U.S. Inflation Edges Higher, Pushed by Soaring Energy Costs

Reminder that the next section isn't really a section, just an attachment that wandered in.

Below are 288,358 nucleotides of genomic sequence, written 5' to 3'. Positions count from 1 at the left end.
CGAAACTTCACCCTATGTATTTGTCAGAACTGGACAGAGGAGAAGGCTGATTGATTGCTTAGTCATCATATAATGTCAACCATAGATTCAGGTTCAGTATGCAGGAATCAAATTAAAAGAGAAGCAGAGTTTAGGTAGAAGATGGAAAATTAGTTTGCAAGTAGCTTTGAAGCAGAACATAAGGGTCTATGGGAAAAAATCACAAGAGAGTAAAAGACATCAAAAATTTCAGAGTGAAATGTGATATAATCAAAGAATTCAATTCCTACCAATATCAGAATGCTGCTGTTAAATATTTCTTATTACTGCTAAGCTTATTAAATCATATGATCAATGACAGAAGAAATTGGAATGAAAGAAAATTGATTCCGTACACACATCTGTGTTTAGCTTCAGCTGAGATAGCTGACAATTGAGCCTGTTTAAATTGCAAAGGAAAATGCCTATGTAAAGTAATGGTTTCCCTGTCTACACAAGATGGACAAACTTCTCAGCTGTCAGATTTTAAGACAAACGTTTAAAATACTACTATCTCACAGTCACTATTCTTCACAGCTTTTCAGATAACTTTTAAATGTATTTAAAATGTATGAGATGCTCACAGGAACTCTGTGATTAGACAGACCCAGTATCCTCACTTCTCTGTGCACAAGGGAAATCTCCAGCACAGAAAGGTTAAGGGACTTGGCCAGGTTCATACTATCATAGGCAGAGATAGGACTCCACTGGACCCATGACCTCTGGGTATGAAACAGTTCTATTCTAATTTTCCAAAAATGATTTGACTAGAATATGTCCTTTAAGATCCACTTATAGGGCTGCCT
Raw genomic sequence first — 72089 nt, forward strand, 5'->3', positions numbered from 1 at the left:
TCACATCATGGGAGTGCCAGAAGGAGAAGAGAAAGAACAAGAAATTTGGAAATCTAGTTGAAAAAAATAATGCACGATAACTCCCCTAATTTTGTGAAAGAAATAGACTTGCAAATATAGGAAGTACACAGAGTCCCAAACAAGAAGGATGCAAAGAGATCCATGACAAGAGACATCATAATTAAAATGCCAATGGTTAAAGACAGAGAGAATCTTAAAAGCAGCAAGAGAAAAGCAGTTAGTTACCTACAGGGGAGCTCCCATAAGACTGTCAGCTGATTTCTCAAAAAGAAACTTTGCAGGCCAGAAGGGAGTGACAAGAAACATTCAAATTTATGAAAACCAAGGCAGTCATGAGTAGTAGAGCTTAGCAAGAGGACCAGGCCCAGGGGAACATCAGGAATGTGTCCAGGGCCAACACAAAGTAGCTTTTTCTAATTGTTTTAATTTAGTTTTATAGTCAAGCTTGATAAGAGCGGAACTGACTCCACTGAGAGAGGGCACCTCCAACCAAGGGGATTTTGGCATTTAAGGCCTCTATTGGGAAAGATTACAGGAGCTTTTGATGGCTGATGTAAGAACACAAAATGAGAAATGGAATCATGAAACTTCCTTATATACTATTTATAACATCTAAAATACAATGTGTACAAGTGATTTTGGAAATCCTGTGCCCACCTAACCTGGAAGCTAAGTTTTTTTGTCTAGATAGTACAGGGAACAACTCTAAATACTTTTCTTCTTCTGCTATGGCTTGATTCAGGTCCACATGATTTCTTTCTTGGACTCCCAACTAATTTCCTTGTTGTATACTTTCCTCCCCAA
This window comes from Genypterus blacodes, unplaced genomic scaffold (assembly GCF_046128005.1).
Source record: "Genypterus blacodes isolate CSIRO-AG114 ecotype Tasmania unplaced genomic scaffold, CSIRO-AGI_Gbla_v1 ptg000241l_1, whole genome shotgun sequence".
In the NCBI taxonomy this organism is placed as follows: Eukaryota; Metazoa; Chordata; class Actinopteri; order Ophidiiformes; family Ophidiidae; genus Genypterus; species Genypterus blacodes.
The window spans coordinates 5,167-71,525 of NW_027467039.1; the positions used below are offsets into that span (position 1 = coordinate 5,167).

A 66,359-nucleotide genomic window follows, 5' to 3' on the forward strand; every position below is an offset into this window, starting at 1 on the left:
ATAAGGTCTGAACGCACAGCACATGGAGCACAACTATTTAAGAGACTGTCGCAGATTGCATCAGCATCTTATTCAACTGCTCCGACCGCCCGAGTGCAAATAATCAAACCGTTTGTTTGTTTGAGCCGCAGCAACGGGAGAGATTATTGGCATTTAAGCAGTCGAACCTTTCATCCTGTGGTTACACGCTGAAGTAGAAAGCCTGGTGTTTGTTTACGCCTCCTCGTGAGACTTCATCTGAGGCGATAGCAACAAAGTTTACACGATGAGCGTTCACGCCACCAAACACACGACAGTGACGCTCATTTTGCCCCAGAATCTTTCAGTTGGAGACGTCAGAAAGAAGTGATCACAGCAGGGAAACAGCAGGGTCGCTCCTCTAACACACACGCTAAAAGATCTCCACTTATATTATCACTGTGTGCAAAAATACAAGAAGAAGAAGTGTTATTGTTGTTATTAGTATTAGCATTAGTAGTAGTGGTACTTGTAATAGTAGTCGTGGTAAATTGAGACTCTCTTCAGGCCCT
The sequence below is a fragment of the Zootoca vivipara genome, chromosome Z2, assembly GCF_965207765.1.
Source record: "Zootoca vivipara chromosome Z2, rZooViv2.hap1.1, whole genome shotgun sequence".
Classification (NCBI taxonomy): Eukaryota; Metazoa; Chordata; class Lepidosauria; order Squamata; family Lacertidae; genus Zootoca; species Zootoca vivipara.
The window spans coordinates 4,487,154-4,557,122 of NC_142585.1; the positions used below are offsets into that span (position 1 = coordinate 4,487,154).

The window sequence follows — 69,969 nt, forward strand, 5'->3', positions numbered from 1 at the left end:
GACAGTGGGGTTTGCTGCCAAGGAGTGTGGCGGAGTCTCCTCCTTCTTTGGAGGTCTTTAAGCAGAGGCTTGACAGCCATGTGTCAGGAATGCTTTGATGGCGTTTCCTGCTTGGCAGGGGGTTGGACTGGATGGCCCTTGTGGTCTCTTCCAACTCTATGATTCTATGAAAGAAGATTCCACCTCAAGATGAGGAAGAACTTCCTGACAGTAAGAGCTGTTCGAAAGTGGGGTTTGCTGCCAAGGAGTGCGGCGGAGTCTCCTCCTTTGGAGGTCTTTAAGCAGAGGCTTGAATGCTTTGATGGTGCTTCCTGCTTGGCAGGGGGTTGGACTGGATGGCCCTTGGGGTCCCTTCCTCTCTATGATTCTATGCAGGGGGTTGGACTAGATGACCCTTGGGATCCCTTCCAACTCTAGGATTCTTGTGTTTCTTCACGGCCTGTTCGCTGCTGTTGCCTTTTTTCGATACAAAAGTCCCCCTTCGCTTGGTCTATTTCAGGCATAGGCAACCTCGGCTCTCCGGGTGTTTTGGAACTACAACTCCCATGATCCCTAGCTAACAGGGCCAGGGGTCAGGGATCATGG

U.S. consumers paid even higher prices for goods and services in May, as measures employed by the Federal Reserve System to curb inflation have yet to have an impact. The Consumer Price Index (CPI) for All Urban Consumers, a measure of price changes commonly referred to as the inflation rate, increased 8.6% in the year-ending May 2022, according to the Bureau of Labor Statistics. That was the biggest jump in prices since December 1981 and was up from the 8.3% annual increase in April. Inflation has remained at 40-year highs for seven consecutive months, the biggest price surges since the 1981-1982 time period, when the country was in a severe economic recession. The increase in inflation was broad-based. Accounting for much of the recent increase, energy prices were up 34.6% in the year-ending May, with fuel oil prices surging a whopping 106.7% and gasoline prices jumping 48.7%, as the war in Ukraine has driven up energy costs. Food prices continued to edge higher, climbing 10.1% on an annual basis, the first double-digit increase since 1981. Heavily contributing to the upturn in food prices was the cost of meat, poultry, fish and eggs which increased 14.2%. The recent overall increase in consumer prices was also partly attributed to surging prices of pre-owned vehicles, as the price of used cars and trucks was up 16.1% in the year-ending May, though that was down from the 22.7% annual increase in April. Additionally, the cost of airline fares continued to climb, surging 37.8% over the past year. Excluding food and energy prices, which can be volatile, the core CPI rose 6% year-over-year in May, down from the 6.2% annual increase in April. While less than the change in the all-items index, it was still one of the sharpest increases since 1982. Recent inflation reflects a surge in demand and shortages in materials and labor. To slow demand and reduce inflation, the Federal Reserve System (FED) increased the borrowing rate by a quarter percentage point in March, the first increase since December 2018. And in early May, the FED raised interest rates by half a percentage point, the biggest rate hike in 22 years. More rate hikes are expected throughout the remainder of 2022, likely taking the funds rate to 2% to 3% by year’s end. The benchmark federal funds rate had been near zero since the beginning of the COVID-19 pandemic. Pandemic-related lockdowns this spring in China and the war in Ukraine will likely continue to put price pressures on food and energy and impact the already battered supply chains.